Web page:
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Saturday, August 15, 2015

Cindy Prascik's Review of Straight Outta Compton

Dearest Blog: This weekend my cinema has again left me spoiled for choice, with three brand spanking new releases for my viewing pleasure. Unlike last weekend, I had reason to believe seeing this week's offerings might actually BE a pleasure.

Since it's two-and-a-half bleeding hours long, Straight Outta Compton did not play nice as part of a double- or triple-bill, and I had to make a special trip to see it. I'm pleased to report it was well worth the effort.

Spoiler level here will be mild, nothing you wouldn't know from the trailers, or, you know, real life.
Rap group N.W.A. busts out of its rough California neighborhood and becomes a music industry game-changer.

Dear Reader(s), it would be fair to say that, as a music fan, I was not quick to come to the rap table. When N.W.A. hit the streets in 1986, I was so far up Styx' and R.E.O. Speedwagon's butts I would never have given N.W.A. the time of day. I mention that only to prove that my affection for this movie is not borne of sentiment; it really, really is a fantastic movie. (And, curiously, both Styx and R.E.O. Speedwagon are briefly referenced, so...yay!)

Straight Outta Compton is long. Entirely TOO long, if we're being honest, but it's so good it almost gets away with it. Everything about the movie feels natural, from dialogue to delivery to scene cuts and angles. The three principals have fairly limited experience, but their terrific performances make them look like old pros, and the supporting cast is also solid from top to bottom. The picture's mood flows easily from tense to funny to flat-out brutal and back, but it never misses a beat or feels awkward.

Whatever level of fame, success, or wealth, N.W.A. has achieved, the violent lifestyle has followed, but I would refute anyone who calls this story a glorification of that lifestyle. On the contrary, the movie--and the music--are a reflection of the artists' circumstances, and, while N.W.A. has had a great deal of success, they've paid a heavy toll as well. There's no denying the impact N.W.A. and their revolutionary sound have had on millions of people worldwide, and this version of their story is both moving and extremely entertaining.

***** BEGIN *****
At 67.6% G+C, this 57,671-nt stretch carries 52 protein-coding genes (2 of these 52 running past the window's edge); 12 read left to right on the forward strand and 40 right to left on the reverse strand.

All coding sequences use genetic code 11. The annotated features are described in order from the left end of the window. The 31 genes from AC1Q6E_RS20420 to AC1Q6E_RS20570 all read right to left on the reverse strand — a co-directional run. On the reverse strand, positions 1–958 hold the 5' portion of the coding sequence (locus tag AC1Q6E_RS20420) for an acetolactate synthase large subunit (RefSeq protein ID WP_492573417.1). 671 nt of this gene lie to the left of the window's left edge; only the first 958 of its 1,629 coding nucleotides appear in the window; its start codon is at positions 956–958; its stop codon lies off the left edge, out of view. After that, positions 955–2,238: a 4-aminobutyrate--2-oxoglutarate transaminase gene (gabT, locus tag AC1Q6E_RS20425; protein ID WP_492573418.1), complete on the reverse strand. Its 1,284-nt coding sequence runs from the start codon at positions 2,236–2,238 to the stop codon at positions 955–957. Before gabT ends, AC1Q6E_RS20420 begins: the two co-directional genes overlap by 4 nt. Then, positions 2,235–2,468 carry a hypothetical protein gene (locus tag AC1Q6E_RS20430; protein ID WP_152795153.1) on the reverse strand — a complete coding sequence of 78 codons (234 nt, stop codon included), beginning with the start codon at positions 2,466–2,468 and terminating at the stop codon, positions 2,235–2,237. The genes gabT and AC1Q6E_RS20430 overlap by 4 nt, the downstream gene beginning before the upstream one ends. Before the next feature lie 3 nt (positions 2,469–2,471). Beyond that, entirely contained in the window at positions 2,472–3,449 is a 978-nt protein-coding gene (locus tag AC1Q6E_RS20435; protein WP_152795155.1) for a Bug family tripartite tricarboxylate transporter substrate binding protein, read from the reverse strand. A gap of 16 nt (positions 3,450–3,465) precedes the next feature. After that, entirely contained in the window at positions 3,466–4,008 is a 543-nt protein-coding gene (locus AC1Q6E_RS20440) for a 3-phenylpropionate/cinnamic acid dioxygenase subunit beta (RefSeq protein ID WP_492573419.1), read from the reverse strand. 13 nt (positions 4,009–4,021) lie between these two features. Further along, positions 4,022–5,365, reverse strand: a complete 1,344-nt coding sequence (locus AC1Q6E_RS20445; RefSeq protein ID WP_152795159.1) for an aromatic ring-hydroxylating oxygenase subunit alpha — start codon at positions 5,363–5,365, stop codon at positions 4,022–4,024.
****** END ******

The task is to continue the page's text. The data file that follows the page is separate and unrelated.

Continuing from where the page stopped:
Straight Outta Compton runs 147 minutes (are you even kidding me??) and is rated R for "language throughout, strong sexuality/nudity, violence, and drug use."

Pretty much every musical act that gets famous has a similar story: the humble beginnings, shady dealings, infighting, the corrupting influence of money and fame, and--if they're lucky--a chance at redemption.

A good or not-so-good movie is in the telling, and Straight Outta Compton tells the hell out of the N.W.A. story.

Of a possible nine Weasleys, Straight Outta Compton gets eight and three quarters. (I desperately want to award the full nine, but I just can't justify that runtime!)

Until next time...


  1. This sounds gooood! I hate when folks call a concept "glorifying." There's a difference between depicting a setting and exploiting one. This sounds like it captured the heart of their story quite well. That matters more.

    1. "Candice, thank you so much for reading and commenting! Part of me understands there are people who simply aren't interested in hearing more than one side of a story like NWA's, but it's really sad. For my money, what they wrote was always a reflection of their reality, and not an attempt to lead anyone down a violent path or incite bad behavior. It made me very sad that, almost 30 years down the road, we aren't really much better about it than we were then. I feel pretty strongly about it, and it was tough resisting the urge to get all preachy! " - Cindy Prascik


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